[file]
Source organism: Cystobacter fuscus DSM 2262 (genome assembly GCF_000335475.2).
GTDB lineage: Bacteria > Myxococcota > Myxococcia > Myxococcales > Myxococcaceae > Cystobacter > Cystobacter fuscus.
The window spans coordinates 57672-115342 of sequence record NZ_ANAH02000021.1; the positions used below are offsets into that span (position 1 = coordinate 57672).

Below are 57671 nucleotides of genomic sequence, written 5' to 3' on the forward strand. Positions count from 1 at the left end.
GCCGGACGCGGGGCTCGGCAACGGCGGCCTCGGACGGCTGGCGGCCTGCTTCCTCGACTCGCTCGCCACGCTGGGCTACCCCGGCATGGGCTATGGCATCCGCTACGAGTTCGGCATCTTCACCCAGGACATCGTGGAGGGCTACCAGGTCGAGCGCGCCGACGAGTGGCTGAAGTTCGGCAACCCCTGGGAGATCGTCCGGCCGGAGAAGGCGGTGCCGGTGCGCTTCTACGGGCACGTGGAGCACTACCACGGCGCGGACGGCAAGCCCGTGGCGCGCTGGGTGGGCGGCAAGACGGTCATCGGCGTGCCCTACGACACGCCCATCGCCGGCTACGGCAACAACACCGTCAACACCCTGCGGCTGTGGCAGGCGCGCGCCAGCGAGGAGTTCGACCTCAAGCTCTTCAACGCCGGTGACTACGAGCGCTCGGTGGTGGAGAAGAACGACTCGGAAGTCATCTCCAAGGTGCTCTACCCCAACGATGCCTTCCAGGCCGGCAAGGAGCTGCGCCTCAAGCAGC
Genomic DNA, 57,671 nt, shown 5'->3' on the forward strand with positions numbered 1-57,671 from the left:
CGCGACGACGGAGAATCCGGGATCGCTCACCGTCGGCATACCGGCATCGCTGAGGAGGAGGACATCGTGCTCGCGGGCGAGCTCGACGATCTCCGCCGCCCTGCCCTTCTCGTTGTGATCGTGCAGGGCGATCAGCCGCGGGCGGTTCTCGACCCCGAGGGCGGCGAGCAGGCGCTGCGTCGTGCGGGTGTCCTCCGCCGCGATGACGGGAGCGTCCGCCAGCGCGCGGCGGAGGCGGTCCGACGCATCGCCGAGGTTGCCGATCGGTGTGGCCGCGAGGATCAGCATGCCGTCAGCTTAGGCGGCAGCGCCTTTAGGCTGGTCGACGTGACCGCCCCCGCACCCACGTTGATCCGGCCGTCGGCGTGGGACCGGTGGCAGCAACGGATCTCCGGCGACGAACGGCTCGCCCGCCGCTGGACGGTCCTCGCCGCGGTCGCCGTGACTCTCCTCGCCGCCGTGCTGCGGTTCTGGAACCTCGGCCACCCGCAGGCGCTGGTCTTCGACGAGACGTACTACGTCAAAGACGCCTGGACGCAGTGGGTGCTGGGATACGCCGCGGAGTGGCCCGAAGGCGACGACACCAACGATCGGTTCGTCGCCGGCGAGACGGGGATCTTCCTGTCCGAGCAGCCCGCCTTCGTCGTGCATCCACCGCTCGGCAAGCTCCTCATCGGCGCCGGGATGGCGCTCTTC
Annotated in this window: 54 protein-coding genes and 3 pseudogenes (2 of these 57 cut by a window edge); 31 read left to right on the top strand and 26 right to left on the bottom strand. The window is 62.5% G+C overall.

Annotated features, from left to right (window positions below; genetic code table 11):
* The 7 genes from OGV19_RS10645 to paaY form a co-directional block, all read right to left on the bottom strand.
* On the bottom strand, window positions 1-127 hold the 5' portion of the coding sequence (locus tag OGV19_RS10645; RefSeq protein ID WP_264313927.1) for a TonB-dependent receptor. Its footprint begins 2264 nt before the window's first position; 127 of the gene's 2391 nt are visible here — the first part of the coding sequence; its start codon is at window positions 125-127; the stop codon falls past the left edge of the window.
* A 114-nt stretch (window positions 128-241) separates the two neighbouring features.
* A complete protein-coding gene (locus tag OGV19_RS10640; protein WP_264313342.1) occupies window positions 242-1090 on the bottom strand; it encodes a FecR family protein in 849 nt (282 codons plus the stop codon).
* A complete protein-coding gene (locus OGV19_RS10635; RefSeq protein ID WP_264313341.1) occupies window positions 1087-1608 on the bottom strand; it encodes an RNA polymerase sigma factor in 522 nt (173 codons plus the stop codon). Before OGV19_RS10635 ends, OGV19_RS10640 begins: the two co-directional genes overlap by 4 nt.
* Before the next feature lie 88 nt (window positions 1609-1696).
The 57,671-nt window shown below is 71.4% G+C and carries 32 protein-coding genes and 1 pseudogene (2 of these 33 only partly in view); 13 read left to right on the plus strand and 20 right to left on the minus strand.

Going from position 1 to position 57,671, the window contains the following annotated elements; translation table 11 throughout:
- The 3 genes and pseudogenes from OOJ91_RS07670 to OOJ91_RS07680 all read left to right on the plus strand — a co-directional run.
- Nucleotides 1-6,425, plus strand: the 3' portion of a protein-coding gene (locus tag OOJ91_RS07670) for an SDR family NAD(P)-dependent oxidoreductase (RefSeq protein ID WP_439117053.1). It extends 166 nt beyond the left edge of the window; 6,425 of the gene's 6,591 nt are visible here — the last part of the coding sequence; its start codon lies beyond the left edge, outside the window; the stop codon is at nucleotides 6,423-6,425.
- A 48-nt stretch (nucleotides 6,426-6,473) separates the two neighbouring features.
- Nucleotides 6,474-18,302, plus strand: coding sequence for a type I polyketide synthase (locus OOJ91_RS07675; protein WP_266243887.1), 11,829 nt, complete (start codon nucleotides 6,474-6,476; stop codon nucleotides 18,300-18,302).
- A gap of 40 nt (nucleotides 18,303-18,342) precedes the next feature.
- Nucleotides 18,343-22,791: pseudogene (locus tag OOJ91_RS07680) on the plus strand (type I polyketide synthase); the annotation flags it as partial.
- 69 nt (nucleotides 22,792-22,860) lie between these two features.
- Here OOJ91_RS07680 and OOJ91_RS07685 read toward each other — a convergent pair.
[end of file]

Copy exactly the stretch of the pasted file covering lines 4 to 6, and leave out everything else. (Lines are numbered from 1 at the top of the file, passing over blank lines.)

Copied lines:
Below are 57671 nucleotides of genomic sequence, written 5' to 3' on the forward strand. Positions count from 1 at the left end.
GCCGGACGCGGGGCTCGGCAACGGCGGCCTCGGACGGCTGGCGGCCTGCTTCCTCGACTCGCTCGCCACGCTGGGCTACCCCGGCATGGGCTATGGCATCCGCTACGAGTTCGGCATCTTCACCCAGGACATCGTGGAGGGCTACCAGGTCGAGCGCGCCGACGAGTGGCTGAAGTTCGGCAACCCCTGGGAGATCGTCCGGCCGGAGAAGGCGGTGCCGGTGCGCTTCTACGGGCACGTGGAGCACTACCACGGCGCGGACGGCAAGCCCGTGGCGCGCTGGGTGGGCGGCAAGACGGTCATCGGCGTGCCCTACGACACGCCCATCGCCGGCTACGGCAACAACACCGTCAACACCCTGCGGCTGTGGCAGGCGCGCGCCAGCGAGGAGTTCGACCTCAAGCTCTTCAACGCCGGTGACTACGAGCGCTCGGTGGTGGAGAAGAACGACTCGGAAGTCATCTCCAAGGTGCTCTACCCCAACGATGCCTTCCAGGCCGGCAAGGAGCTGCGCCTCAAGCAGC
Genomic DNA, 57,671 nt, shown 5'->3' on the forward strand with positions numbered 1-57,671 from the left: